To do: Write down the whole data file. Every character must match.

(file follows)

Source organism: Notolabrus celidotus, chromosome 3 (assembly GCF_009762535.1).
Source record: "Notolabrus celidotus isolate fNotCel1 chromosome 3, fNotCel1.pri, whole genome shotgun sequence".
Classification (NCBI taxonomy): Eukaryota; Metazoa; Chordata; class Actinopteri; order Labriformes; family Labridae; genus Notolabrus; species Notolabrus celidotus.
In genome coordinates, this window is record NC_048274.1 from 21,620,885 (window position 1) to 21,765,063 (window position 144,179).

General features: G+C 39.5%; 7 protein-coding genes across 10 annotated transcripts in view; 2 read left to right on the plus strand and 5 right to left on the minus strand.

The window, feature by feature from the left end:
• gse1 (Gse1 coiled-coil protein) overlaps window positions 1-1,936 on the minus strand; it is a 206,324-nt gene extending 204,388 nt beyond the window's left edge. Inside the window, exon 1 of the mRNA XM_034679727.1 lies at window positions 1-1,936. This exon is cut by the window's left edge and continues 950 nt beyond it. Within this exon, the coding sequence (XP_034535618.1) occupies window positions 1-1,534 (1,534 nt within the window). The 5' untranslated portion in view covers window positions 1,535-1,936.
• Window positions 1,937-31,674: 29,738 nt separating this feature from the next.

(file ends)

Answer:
Source organism: Notolabrus celidotus, chromosome 3 (assembly GCF_009762535.1).
Source record: "Notolabrus celidotus isolate fNotCel1 chromosome 3, fNotCel1.pri, whole genome shotgun sequence".
Classification (NCBI taxonomy): Eukaryota; Metazoa; Chordata; class Actinopteri; order Labriformes; family Labridae; genus Notolabrus; species Notolabrus celidotus.
In genome coordinates, this window is record NC_048274.1 from 21,620,885 (window position 1) to 21,765,063 (window position 144,179).

General features: G+C 39.5%; 7 protein-coding genes across 10 annotated transcripts in view; 2 read left to right on the plus strand and 5 right to left on the minus strand.

The window, feature by feature from the left end:
• gse1 (Gse1 coiled-coil protein) overlaps window positions 1-1,936 on the minus strand; it is a 206,324-nt gene extending 204,388 nt beyond the window's left edge. Inside the window, exon 1 of the mRNA XM_034679727.1 lies at window positions 1-1,936. This exon is cut by the window's left edge and continues 950 nt beyond it. Within this exon, the coding sequence (XP_034535618.1) occupies window positions 1-1,534 (1,534 nt within the window). The 5' untranslated portion in view covers window positions 1,535-1,936.
• Window positions 1,937-31,674: 29,738 nt separating this feature from the next.